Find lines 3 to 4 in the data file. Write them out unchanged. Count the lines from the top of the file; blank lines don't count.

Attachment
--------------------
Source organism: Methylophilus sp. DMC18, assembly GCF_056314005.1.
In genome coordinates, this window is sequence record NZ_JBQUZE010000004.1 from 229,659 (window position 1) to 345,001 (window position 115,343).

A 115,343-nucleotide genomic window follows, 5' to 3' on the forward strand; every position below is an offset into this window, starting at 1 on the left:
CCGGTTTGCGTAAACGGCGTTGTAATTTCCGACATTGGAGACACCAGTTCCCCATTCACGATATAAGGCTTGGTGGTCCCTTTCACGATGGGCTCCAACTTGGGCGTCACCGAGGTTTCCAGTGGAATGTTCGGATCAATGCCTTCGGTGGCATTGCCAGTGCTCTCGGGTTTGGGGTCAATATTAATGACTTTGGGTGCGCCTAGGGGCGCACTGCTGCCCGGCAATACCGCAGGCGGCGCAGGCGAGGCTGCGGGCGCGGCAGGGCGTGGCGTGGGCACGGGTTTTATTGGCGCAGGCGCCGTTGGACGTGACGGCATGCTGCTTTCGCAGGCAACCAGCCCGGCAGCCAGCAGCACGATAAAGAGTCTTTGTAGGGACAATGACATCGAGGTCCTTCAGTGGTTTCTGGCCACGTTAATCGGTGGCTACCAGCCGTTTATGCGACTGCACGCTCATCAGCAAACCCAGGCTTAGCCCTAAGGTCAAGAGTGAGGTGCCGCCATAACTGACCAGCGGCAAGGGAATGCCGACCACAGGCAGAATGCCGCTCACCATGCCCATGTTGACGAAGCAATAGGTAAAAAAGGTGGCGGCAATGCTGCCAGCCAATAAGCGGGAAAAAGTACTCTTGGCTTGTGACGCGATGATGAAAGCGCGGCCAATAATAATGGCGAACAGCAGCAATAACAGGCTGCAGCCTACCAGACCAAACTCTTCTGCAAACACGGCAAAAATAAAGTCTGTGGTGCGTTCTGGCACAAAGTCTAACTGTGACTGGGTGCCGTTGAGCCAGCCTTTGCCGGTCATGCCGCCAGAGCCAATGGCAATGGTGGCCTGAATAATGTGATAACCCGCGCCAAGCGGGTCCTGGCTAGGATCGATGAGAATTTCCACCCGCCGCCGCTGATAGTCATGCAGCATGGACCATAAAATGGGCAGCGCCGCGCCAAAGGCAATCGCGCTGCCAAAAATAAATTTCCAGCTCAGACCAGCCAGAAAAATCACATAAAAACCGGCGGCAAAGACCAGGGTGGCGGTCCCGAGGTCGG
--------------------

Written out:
A 115,343-nucleotide genomic window follows, 5' to 3' on the forward strand; every position below is an offset into this window, starting at 1 on the left:
CCGGTTTGCGTAAACGGCGTTGTAATTTCCGACATTGGAGACACCAGTTCCCCATTCACGATATAAGGCTTGGTGGTCCCTTTCACGATGGGCTCCAACTTGGGCGTCACCGAGGTTTCCAGTGGAATGTTCGGATCAATGCCTTCGGTGGCATTGCCAGTGCTCTCGGGTTTGGGGTCAATATTAATGACTTTGGGTGCGCCTAGGGGCGCACTGCTGCCCGGCAATACCGCAGGCGGCGCAGGCGAGGCTGCGGGCGCGGCAGGGCGTGGCGTGGGCACGGGTTTTATTGGCGCAGGCGCCGTTGGACGTGACGGCATGCTGCTTTCGCAGGCAACCAGCCCGGCAGCCAGCAGCACGATAAAGAGTCTTTGTAGGGACAATGACATCGAGGTCCTTCAGTGGTTTCTGGCCACGTTAATCGGTGGCTACCAGCCGTTTATGCGACTGCACGCTCATCAGCAAACCCAGGCTTAGCCCTAAGGTCAAGAGTGAGGTGCCGCCATAACTGACCAGCGGCAAGGGAATGCCGACCACAGGCAGAATGCCGCTCACCATGCCCATGTTGACGAAGCAATAGGTAAAAAAGGTGGCGGCAATGCTGCCAGCCAATAAGCGGGAAAAAGTACTCTTGGCTTGTGACGCGATGATGAAAGCGCGGCCAATAATAATGGCGAACAGCAGCAATAACAGGCTGCAGCCTACCAGACCAAACTCTTCTGCAAACACGGCAAAAATAAAGTCTGTGGTGCGTTCTGGCACAAAGTCTAACTGTGACTGGGTGCCGTTGAGCCAGCCTTTGCCGGTCATGCCGCCAGAGCCAATGGCAATGGTGGCCTGAATAATGTGATAACCCGCGCCAAGCGGGTCCTGGCTAGGATCGATGAGAATTTCCACCCGCCGCCGCTGATAGTCATGCAGCATGGACCATAAAATGGGCAGCGCCGCGCCAAAGGCAATCGCGCTGCCAAAAATAAATTTCCAGCTCAGACCAGCCAGAAAAATCACATAAAAACCGGCGGCAAAGACCAGGGTGGCGGTCCCGAGGTCGG